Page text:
Why do I get a "The disk is write-protected" message when I transfer files to my memory card?
Unlock the memory card. There is a Lock switch on the left side of the SD card. Make sure the Lock switch is slid up (unlock position). You will not be able to modify or delete the contents on the memory card if it is locked.
NOTE: If you are using a microSD/microSDHC card or a miniSD/miniSDHC card, insert the card into the standard SD adapter.
If the lock switch is not on lock: Toggle the lock switch.
1. Slide the switch up and down. Repeat this 3 times.
2. Let it stay on the Lock position for 30 seconds.
3. Slide the switch up to unlock the card.
4. Try to transfer files into the device.
What is the difference between Speed Class and Speed Ratings for SDTM/SDHCTM cards?
The speed rating measures maximum transfer speed for writing and reading images to and from the card, expressed as megabytes per second. However, video doesn't need as big a pipe because the video format is a smaller "fixed stream" that uses only a portion of the pipe. Unlike card write speeds that measure maximum performance, class ratings measure the minimum sustained speed required for recording an even rate of video onto the card. The class rating number corresponds to the transfer rate measured in megabytes per second. Class 2 cards are designed for a minimum sustained transfer rate of 2 megabytes per second (MB/s)1, while Class 10 cards are designed for a minimum sustained transfer rate of 10MB/s2. What does this difference mean for me?
Rated Speed (e.g. 15MB/s, 30MB/s, etc.) is maximum speed of the card and also what you would expect to approximately see in typical usage of writing or reading files on the card. This measurement is pertinent to still photography, especially for taking pictures with high resolution and/or saving in RAW format where the files created are very large. The faster the card, the faster it can save the file and be ready to take another picture. You really notice speed differences with high-megapixel DSLR and multi-shot burst mode. Still digital images shot on high-megapixel cameras should utilize fast data throughput (a large pipe), higher speed cards for improved performance. Higher speed cards can also improve how fast you can download (or upload) the files from the card to your computer. Speed Class is a minimum speed based on a worst case scenario test. The Speed Class is important for video mode or camcorders, where the device is actually saving a steady stream of data. The resolution and format of the video determines the amount of steady stream data. This translates to a minimum speed you need to guarantee that the video captured on the cards is recorded at an even, sustained rate with no dropped frames (which typically results in lost data and choppy playback). Compared to high-megapixel photography, video doesn't need as big a pipe because the video format is a smaller "fixed stream" that uses only a portion of the pipe. But you do need a minimum guaranteed speed for the SDHC card that satisfies the requirement of the data stream. Your camera's specifications should state the minimum SDHC Class Rating required. Using a card without the proper class rating on a more advanced camera, such as a high-definition (HD) camcorder or Digital Single Lens Reflex (DSLR) camera with HD video record settings is likely to result in an error message indicating that video can only be recorded at a lower definition setting.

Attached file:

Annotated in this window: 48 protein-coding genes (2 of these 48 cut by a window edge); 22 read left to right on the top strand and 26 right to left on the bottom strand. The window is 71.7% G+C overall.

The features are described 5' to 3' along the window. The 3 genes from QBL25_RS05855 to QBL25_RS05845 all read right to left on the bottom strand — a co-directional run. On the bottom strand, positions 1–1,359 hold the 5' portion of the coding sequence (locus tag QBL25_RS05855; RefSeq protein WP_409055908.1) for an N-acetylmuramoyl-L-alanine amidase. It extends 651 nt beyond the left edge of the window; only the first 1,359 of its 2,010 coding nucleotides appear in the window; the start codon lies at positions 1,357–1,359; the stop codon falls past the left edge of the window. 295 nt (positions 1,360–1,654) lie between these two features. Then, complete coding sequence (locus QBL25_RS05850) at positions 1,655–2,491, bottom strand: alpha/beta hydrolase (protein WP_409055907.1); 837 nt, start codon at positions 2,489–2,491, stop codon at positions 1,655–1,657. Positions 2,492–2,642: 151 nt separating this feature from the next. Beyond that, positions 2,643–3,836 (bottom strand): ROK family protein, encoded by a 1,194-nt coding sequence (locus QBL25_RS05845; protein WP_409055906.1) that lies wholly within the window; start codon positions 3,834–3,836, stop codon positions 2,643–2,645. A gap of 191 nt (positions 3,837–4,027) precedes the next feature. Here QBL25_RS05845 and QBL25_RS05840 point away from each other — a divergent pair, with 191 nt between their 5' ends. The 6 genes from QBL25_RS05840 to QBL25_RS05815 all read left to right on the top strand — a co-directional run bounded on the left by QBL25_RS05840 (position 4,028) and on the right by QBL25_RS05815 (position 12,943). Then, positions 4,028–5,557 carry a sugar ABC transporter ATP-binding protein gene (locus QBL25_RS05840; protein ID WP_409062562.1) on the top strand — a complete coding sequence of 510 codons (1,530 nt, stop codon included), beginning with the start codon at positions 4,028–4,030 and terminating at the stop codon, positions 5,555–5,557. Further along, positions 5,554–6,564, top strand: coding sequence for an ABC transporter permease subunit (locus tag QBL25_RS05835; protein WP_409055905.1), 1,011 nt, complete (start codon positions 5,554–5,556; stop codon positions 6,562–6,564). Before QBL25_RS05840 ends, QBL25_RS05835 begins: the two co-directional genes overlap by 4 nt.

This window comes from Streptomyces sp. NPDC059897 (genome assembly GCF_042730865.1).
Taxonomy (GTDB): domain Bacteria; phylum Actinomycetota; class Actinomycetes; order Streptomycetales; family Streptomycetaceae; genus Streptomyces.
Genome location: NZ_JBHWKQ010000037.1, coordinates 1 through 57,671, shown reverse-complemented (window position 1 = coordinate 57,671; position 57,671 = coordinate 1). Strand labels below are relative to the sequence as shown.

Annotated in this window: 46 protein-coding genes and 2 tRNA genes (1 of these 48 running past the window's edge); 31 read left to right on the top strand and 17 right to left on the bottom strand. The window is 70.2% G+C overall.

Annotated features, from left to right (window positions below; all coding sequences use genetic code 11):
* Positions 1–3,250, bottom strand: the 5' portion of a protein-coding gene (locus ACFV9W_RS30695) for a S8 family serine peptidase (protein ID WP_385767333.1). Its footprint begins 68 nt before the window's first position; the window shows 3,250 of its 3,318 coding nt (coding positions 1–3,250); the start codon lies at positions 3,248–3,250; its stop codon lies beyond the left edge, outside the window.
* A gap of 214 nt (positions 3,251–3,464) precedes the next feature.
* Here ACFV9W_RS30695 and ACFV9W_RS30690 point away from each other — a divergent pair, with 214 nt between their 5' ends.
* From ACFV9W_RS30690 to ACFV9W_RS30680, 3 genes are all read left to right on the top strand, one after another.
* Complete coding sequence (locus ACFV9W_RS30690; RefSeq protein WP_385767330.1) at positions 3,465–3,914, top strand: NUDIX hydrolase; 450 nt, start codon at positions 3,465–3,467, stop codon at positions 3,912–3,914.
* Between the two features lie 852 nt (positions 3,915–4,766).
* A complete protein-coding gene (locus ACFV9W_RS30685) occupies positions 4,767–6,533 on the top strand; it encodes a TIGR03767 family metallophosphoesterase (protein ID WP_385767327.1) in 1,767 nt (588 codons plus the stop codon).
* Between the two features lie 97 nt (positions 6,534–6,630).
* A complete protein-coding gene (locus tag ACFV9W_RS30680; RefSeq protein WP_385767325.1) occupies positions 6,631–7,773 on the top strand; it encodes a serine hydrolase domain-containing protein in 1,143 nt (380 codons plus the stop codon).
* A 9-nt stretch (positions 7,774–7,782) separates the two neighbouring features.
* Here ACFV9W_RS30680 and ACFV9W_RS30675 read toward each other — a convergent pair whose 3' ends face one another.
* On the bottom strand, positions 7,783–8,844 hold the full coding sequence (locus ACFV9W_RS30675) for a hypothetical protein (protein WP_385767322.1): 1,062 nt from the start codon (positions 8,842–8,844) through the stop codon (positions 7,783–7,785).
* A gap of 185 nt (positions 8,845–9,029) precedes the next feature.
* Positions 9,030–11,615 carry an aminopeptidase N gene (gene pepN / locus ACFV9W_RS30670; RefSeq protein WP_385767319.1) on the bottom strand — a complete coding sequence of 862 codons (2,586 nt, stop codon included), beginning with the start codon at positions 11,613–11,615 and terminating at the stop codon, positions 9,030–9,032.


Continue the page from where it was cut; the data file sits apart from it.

What is MIL-STD-810G 516.6?
MIL-STD-810G 516.6 is a testing standard developed by the US Military and DoD to guarantee reliability in harsh environments. Our cards have been tested to withstand 1.5 tons force on impact and shock and over 15G vibration.
What is IPX8" or JIS 8 waterproof test?
These cards have been designed and tested to protect against water immersion for at least 30 minutes at a depth of 2.6 meter. By conducting this test to the IPX and JIS standards you can be sure that your cards data is secure to the highest standards
What is ISO 764 or DIN 8309 magnetic resistance?
This is tested by 3 expositions to a direct current magnetic field of 4,800 A/m where lose data or image on the card is unacceptable. These standards are routinely performed on high quality watches that need to survive the most challenging conditions that humans might experience. If you think you might need more magnetic protection than these test can check for, double check your health insurance before you find yourself in a risky situation.